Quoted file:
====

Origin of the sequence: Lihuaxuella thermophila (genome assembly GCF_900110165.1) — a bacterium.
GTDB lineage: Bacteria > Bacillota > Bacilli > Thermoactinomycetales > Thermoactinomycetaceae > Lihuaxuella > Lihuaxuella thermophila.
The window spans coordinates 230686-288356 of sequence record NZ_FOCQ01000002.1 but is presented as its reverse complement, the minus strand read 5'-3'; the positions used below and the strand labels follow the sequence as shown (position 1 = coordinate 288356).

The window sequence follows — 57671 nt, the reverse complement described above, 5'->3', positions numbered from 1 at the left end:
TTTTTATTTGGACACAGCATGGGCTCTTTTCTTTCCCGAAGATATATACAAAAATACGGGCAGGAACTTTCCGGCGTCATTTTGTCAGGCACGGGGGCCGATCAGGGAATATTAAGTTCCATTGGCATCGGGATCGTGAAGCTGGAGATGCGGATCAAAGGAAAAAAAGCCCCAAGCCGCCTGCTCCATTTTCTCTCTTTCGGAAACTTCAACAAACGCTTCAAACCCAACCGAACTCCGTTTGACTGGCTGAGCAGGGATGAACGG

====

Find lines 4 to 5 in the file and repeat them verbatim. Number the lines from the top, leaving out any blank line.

The window sequence follows — 57671 nt, the reverse complement described above, 5'->3', positions numbered from 1 at the left end:
TTTTTATTTGGACACAGCATGGGCTCTTTTCTTTCCCGAAGATATATACAAAAATACGGGCAGGAACTTTCCGGCGTCATTTTGTCAGGCACGGGGGCCGATCAGGGAATATTAAGTTCCATTGGCATCGGGATCGTGAAGCTGGAGATGCGGATCAAAGGAAAAAAAGCCCCAAGCCGCCTGCTCCATTTTCTCTCTTTCGGAAACTTCAACAAACGCTTCAAACCCAACCGAACTCCGTTTGACTGGCTGAGCAGGGATGAACGG